Trinity League football media day highlights expert coaches, talented athletes
If you just arrived from another planet and showed up Friday for the Trinity League football media day in Long Beach and just listened to the presentation of the six coaches, you’d think, “These people know what they are doing.”
Yes, talent matters, but Jason Negro (St. John Bosco), Bruce Rollinson (Mater Dei), Troy Thomas (Servite), Scott McKnight (JSerra), Anthony Rouzier (Santa Margarita) and Rod Sherman (Orange Lutheran) are exceptional at what they do. Their schools are paying them big bucks to produce big results while developing young men on and off the field, and they all seem to have embraced the pressure, expectations and competition to be the best.
Rollinson, in his 33rd season, is having so much fun that he insisted he has no intention of retiring as long as he stays healthy. Negro is 121-21 in his 12th year at St. John Bosco with the toughest schedule in America. Thomas was so emotional talking about his son, Houston, receiver Mikey Welsh and an injured player, Maxx Silao, that you wonder why a “Hard Knocks” for high school football doesn’t feature the Friars.
Rouzier, in his first season, talked about playing chess with his All-American defensive tackle from Germany, Hero Kanu, and how his goal is to be invited to each players’ wedding. McKnight, in his first season, has a plan to keep JSerra competitive by hiring top assistants. Sherman is back for another stint, having helped coach Orange Lutheran to a Pac-5 title — then the Southern Section’s top division — in 2006 as an assistant. Except he knows things have changed dramatically, with Mater Dei and St. John Bosco in domination mode. He’s ready for the challenge, insisting playing or practicing “OK” is not good enough.
It sets the stage for another football season in which Trinity League teams and players should be prominent. Speaking of players. Imagine what is it like when receiver CJ Williams and cornerback Domani Jackson do battle daily in practices at Mater Dei?
Williams said it’s like going against an NFL player. Jackson said of Williams, “He’s a baller.”
As for news, Mater Dei has lost two games on its schedule because of COVID-19 restrictions. Corona Centennial had to cancel its Aug. 20 game against the Monarch after two players tested positive, making it unlikely the Huskies would have completed the required CIF number of practices to play. The Monarchs also were scheduled to play a team from Hawaii at St. John Bosco next month, but all sports competition in Hawaii has been halted until Sept. 24 because athletes need to be vaccinated.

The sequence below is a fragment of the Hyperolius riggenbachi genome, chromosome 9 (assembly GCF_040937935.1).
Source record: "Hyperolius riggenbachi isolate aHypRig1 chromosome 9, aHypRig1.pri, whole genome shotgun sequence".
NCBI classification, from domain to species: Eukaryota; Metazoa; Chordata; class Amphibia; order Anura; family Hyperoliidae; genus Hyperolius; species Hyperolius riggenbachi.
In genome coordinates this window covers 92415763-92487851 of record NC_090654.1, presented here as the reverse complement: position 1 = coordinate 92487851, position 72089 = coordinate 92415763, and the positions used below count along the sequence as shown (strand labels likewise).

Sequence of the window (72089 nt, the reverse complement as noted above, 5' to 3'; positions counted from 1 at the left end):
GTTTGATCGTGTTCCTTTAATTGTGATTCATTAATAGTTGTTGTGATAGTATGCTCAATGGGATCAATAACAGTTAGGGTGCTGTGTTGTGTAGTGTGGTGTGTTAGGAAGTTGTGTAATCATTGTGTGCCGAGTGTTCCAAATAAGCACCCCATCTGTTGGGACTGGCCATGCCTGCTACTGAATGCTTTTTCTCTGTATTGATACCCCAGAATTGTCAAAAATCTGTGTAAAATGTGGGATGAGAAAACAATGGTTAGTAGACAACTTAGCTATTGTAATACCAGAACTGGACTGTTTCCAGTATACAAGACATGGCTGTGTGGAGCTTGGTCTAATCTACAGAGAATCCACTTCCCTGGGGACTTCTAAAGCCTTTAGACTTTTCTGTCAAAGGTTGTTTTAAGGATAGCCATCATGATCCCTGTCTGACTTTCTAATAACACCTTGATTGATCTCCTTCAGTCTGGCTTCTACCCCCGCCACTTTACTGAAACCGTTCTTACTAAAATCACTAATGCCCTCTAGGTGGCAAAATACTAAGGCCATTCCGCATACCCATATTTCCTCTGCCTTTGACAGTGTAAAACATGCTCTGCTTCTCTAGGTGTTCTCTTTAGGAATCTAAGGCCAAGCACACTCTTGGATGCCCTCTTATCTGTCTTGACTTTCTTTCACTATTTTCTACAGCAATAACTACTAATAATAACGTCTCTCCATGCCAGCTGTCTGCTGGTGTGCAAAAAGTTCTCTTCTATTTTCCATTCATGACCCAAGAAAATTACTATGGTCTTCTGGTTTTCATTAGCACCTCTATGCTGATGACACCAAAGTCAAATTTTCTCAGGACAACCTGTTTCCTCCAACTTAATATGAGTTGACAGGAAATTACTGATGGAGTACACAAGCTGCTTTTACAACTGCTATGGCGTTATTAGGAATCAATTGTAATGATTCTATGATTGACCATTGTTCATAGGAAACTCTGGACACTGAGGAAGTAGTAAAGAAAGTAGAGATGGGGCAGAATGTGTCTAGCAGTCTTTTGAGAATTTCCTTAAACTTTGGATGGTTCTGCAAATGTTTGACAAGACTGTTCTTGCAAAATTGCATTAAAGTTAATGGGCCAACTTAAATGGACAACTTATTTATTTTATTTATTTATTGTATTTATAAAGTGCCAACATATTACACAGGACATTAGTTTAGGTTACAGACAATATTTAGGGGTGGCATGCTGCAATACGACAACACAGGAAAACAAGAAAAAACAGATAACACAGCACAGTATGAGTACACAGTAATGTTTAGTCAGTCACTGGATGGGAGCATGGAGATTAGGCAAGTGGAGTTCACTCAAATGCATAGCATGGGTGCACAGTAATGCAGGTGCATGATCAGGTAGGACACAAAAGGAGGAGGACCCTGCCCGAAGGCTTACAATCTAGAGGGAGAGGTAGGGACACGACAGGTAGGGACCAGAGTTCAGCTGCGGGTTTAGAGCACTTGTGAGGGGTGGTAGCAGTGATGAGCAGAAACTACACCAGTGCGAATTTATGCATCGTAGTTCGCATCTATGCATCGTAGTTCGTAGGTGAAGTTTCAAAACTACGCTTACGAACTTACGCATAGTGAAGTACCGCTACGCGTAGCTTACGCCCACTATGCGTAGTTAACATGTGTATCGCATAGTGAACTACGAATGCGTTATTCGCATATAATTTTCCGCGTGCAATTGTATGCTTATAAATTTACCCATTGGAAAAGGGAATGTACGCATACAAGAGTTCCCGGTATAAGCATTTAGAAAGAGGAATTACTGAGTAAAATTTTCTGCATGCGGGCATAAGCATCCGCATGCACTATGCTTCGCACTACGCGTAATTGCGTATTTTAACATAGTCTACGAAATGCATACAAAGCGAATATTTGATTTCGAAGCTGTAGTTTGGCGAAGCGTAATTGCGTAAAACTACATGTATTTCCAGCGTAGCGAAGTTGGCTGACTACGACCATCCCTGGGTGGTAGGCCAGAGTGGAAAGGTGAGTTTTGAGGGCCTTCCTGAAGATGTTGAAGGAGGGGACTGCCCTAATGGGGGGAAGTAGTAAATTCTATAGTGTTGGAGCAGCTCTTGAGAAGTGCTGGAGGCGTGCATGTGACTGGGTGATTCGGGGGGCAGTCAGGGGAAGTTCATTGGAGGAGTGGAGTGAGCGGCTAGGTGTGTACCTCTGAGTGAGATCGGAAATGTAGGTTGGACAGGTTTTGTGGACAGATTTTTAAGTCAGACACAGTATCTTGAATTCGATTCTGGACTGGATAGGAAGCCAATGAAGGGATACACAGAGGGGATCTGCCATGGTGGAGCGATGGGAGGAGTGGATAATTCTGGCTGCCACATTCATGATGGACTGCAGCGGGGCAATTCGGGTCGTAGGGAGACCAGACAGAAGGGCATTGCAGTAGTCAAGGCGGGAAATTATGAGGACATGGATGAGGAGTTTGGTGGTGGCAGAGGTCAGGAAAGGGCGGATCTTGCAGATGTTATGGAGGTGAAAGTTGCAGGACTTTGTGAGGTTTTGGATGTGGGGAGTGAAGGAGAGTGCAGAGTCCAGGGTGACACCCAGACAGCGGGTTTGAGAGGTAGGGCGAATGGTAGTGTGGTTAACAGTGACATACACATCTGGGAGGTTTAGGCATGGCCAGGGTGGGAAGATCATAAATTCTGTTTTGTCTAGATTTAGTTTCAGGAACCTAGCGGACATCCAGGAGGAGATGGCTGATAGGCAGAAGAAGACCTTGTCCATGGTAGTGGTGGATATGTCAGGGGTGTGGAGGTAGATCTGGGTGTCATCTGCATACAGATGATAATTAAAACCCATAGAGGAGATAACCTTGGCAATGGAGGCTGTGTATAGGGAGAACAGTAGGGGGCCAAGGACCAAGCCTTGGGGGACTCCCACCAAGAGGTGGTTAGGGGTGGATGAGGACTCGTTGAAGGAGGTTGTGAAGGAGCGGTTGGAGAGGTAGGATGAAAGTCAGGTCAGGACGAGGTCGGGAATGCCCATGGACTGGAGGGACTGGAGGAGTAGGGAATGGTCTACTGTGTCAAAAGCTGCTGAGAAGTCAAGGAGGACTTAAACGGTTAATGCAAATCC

The biggest player on Friday was St. John Bosco offensive tackle Earnest Greene III, who checked in at 6 feet 5 and 330 pounds. He might be the Braves’ best lineman since Wyatt Davis, who went on to star at Ohio State and is in his first year as an NFL player.
Another great individual matchup will be when Greene is blocking against Santa Margarita’s Kanu, who is 6-4, 290 pounds. Kanu has played in just six football games in his life as a 16-year-old former soccer player from Germany, but one of them came against Greene during the spring.
“When he learns the game, it might be a scary sight,” Greene said.
Sherman has hired some impressive assistant coaches, including former Orange Lutheran quarterback Aaron Corp and former Mater Dei offensive lineman Chris Ward. McKnight has hired former UC Davis quarterback Randy Wright to be his offensive coordinator at JSerra.
Players were asked which school has the best cheering section, and it seems that Servite’s Asylum has everyone’s attention.
“They’re ridiculous doing bench presses,” Mater Dei cornerback Josh Hunter said.
“They’re hilarious,” Mater Dei linebacker David Bailey said.
St. John Bosco opens league play against Mater Dei on Oct. 1 and ends league play against Servite on Oct. 29.
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